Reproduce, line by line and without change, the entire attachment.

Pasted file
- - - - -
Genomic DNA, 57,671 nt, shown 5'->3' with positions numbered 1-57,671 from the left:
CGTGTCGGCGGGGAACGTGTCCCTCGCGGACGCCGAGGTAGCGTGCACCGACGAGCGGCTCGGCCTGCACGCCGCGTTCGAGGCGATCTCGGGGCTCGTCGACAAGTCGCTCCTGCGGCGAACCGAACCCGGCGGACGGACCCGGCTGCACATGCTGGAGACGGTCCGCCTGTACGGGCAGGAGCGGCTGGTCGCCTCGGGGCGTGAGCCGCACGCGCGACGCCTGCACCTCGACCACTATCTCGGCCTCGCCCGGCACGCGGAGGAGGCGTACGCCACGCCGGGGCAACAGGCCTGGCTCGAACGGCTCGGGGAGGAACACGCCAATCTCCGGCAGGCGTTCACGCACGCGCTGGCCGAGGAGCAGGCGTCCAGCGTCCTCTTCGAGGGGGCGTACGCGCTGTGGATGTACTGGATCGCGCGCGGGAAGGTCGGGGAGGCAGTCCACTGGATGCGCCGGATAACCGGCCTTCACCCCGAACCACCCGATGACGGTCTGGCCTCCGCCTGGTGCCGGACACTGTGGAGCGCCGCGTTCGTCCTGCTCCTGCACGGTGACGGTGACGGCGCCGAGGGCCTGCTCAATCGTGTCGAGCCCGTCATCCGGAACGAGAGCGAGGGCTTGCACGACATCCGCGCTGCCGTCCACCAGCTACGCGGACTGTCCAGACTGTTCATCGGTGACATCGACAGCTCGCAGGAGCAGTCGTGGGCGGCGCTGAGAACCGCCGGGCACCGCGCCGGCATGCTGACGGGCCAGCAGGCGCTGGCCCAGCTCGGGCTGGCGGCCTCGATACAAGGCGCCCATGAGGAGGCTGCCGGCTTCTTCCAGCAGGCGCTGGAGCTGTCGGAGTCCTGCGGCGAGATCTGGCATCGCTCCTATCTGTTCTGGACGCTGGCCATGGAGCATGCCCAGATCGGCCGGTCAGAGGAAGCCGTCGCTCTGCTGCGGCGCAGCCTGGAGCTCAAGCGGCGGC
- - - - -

Genomic DNA, 57,671 nt, shown 5'->3' with positions numbered 1-57,671 from the left:
CGTGTCGGCGGGGAACGTGTCCCTCGCGGACGCCGAGGTAGCGTGCACCGACGAGCGGCTCGGCCTGCACGCCGCGTTCGAGGCGATCTCGGGGCTCGTCGACAAGTCGCTCCTGCGGCGAACCGAACCCGGCGGACGGACCCGGCTGCACATGCTGGAGACGGTCCGCCTGTACGGGCAGGAGCGGCTGGTCGCCTCGGGGCGTGAGCCGCACGCGCGACGCCTGCACCTCGACCACTATCTCGGCCTCGCCCGGCACGCGGAGGAGGCGTACGCCACGCCGGGGCAACAGGCCTGGCTCGAACGGCTCGGGGAGGAACACGCCAATCTCCGGCAGGCGTTCACGCACGCGCTGGCCGAGGAGCAGGCGTCCAGCGTCCTCTTCGAGGGGGCGTACGCGCTGTGGATGTACTGGATCGCGCGCGGGAAGGTCGGGGAGGCAGTCCACTGGATGCGCCGGATAACCGGCCTTCACCCCGAACCACCCGATGACGGTCTGGCCTCCGCCTGGTGCCGGACACTGTGGAGCGCCGCGTTCGTCCTGCTCCTGCACGGTGACGGTGACGGCGCCGAGGGCCTGCTCAATCGTGTCGAGCCCGTCATCCGGAACGAGAGCGAGGGCTTGCACGACATCCGCGCTGCCGTCCACCAGCTACGCGGACTGTCCAGACTGTTCATCGGTGACATCGACAGCTCGCAGGAGCAGTCGTGGGCGGCGCTGAGAACCGCCGGGCACCGCGCCGGCATGCTGACGGGCCAGCAGGCGCTGGCCCAGCTCGGGCTGGCGGCCTCGATACAAGGCGCCCATGAGGAGGCTGCCGGCTTCTTCCAGCAGGCGCTGGAGCTGTCGGAGTCCTGCGGCGAGATCTGGCATCGCTCCTATCTGTTCTGGACGCTGGCCATGGAGCATGCCCAGATCGGCCGGTCAGAGGAAGCCGTCGCTCTGCTGCGGCGCAGCCTGGAGCTCAAGCGGCGGC